Tuesday morning Jim picked me up and we drove to the gated and closed city of Khimky community. Within those walls and behind those fences was some of the tightest security in the whole world. It was there the Russian rockets were designed, developed, proto-typed, tested, and installed. There they had built the world’s most powerful and most efficient rockets. The U.S. scientists had developed their products along an entirely different design and philosophy. No one had ever disputed the superiority of the Russian rockets over any others developed to date. It had all taken place over the years, right where I was now standing.

After lunch we walked into an experience that I shall never forget. Passing all kinds of security, I was led right into the building complex where the designing, building, and testing of the famous Russian rockets had taken place. Jim leaned over to me and said, “You are now among a very small handful of officials from the West who have ever been permitted to pass through these doors and see what you will now see.” 

The head of the Russian Aerospace Agency met me and personally directed my tour, pointing out the historical progression of the Russian rockets since 1908. He kindly answered all of my questions and pointed out the difference in basic design between the U.S. rockets and the Russian rockets. It was easy to see why they could get over three times the thrust, efficiency, and payload-lift out of their design. What used to take three separate rockets on the end of an Atlas Rocket of the Americans, the Russians could accomplish with only one of their machines. Their design relied on fewer moving parts and a concept of super-heating the fuel before it was re-injected into the combustion chamber.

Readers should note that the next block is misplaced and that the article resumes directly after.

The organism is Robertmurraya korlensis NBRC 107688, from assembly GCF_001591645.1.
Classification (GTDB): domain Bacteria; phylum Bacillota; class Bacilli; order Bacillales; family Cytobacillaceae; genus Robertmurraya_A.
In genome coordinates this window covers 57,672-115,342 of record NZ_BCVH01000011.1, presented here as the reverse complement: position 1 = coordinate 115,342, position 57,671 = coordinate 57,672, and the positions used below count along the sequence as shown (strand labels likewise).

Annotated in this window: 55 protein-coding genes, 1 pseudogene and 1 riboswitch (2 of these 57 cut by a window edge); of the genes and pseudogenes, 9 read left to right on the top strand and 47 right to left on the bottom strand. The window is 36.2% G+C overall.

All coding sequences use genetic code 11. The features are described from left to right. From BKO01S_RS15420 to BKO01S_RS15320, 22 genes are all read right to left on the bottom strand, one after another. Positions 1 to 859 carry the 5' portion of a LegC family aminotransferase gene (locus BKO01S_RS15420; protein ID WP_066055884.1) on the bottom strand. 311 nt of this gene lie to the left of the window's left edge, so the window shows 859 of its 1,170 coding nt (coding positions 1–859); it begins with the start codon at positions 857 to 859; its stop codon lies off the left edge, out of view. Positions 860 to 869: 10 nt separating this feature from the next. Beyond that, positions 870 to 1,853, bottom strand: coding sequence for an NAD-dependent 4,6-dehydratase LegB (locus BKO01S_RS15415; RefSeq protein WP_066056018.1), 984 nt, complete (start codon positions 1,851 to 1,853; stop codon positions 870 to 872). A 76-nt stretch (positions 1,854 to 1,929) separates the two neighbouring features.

He showed me the rocket engine which had thrust Sputnik into orbit and the rocket engine that had put the Soviet astronauts first into space. I asked about the huge clustered rocket engines which were painted green. He told me that those rockets were the ones that during the Cold War were loaded with nuclear warheads and aimed at every major city in the U.S.

When the Director concluded my tour, I asked if I could possibly have a photo of the two of us in front of the rocket engines. I fully expected to have him laugh and good-heartedly deny my request. But he answered, “Sure, Dr. Jackson, it would be my privilege to be photographed with you in front of the world’s largest and most powerful rocket engine. After all, you are now one of the family.”

While we were leaving the building, the NPO Energomash security once again updated me on my visa problem. The Russians were not going to budge an inch. My flight to leave Moscow was scheduled for after the time my visa would expire. It looked like Dr. Jackson had come all the way to Moscow to assess all the hospitals and clinics of the aerospace community, but would be sitting in a Moscow jail. The officials were having no success at all in booking an earlier flight or rerouting me out of Moscow. I was in an embarrassing, diplomatic mess.

(To be continued February 12, 2013)